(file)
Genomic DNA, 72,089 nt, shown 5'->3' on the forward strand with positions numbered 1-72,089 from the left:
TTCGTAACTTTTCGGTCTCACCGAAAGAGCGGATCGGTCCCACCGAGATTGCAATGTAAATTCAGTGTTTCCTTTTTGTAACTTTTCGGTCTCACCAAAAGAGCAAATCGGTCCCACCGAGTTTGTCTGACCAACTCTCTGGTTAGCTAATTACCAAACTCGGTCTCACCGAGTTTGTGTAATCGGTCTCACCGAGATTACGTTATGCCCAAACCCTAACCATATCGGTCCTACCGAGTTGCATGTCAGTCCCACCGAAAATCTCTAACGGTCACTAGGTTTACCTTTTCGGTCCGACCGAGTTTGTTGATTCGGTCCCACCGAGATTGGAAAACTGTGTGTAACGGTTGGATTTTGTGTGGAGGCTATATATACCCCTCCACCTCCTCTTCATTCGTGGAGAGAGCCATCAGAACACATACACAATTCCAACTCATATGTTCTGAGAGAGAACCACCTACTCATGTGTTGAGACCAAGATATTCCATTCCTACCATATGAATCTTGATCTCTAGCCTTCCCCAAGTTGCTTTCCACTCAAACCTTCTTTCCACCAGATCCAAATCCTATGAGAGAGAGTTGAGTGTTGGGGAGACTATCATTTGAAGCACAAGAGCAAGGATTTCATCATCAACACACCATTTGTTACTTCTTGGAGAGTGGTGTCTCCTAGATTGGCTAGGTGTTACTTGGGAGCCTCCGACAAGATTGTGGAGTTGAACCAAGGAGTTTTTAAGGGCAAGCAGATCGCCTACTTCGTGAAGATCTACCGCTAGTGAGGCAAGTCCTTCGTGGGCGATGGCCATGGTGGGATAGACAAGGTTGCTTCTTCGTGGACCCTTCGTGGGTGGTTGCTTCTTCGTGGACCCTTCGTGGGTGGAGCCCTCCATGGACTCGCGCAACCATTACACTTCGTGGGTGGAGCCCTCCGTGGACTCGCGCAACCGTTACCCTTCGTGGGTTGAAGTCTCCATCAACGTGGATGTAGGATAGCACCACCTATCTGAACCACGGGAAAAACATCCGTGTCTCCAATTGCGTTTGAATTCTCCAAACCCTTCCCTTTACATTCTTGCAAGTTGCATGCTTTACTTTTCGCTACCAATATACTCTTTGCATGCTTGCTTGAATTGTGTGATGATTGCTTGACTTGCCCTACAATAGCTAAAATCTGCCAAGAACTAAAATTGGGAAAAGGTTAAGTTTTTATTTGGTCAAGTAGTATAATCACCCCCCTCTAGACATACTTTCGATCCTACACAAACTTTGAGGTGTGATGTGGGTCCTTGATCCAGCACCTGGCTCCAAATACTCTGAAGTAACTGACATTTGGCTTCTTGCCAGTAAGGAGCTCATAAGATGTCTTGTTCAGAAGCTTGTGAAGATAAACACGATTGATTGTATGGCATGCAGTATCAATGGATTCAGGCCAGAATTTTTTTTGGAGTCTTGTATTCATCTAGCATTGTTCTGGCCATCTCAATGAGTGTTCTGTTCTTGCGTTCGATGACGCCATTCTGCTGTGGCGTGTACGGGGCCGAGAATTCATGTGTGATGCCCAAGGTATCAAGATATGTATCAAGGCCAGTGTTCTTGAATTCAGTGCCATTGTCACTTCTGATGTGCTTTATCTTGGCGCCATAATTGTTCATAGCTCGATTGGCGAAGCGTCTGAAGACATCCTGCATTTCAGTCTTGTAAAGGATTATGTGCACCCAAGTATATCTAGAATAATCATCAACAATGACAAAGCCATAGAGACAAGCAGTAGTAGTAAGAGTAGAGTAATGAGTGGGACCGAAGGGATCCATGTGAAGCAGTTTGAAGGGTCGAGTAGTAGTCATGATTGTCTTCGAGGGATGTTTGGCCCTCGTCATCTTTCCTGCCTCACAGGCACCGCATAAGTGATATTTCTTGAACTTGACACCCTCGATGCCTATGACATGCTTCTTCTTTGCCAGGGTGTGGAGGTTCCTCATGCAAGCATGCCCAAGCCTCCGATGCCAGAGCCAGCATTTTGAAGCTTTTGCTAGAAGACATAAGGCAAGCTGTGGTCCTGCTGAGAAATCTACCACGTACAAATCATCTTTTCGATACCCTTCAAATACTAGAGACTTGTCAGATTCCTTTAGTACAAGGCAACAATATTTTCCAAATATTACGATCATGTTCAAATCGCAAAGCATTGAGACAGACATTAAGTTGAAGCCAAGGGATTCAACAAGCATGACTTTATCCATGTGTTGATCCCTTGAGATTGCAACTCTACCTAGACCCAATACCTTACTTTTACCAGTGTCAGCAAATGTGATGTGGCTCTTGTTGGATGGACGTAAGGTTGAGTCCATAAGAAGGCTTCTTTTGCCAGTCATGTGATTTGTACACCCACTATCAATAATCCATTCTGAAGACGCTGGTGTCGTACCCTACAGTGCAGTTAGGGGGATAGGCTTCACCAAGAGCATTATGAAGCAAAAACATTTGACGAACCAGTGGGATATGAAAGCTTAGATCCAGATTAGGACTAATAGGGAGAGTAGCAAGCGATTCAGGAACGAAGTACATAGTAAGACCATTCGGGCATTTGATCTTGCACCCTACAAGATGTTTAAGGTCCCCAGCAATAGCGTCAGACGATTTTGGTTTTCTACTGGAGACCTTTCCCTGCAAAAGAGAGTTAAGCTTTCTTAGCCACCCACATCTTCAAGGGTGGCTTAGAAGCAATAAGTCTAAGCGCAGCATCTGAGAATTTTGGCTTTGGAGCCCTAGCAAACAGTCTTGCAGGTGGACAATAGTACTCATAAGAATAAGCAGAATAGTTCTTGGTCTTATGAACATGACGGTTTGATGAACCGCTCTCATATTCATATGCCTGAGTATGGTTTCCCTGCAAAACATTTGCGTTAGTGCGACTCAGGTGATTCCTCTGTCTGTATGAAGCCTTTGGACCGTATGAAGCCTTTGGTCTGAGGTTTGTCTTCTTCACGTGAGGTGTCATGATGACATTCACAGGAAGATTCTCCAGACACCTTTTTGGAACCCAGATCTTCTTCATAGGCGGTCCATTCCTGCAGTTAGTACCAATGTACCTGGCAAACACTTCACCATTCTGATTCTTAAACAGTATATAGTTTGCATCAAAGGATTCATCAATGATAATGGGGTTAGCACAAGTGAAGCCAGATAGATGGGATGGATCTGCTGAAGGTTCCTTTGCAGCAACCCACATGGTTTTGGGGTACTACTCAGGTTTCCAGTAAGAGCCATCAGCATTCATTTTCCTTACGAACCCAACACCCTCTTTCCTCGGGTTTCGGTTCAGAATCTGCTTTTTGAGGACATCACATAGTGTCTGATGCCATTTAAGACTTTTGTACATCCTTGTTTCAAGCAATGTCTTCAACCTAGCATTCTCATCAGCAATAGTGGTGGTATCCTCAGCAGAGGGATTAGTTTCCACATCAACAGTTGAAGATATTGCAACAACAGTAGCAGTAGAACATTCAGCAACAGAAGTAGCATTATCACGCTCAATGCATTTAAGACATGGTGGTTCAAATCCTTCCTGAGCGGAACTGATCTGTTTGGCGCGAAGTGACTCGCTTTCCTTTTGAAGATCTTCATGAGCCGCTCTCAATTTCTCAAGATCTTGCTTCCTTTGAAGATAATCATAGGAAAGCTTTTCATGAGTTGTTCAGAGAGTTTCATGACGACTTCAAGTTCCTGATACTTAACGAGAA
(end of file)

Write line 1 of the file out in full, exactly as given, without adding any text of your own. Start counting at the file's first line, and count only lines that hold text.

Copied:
Genomic DNA, 72,089 nt, shown 5'->3' on the forward strand with positions numbered 1-72,089 from the left: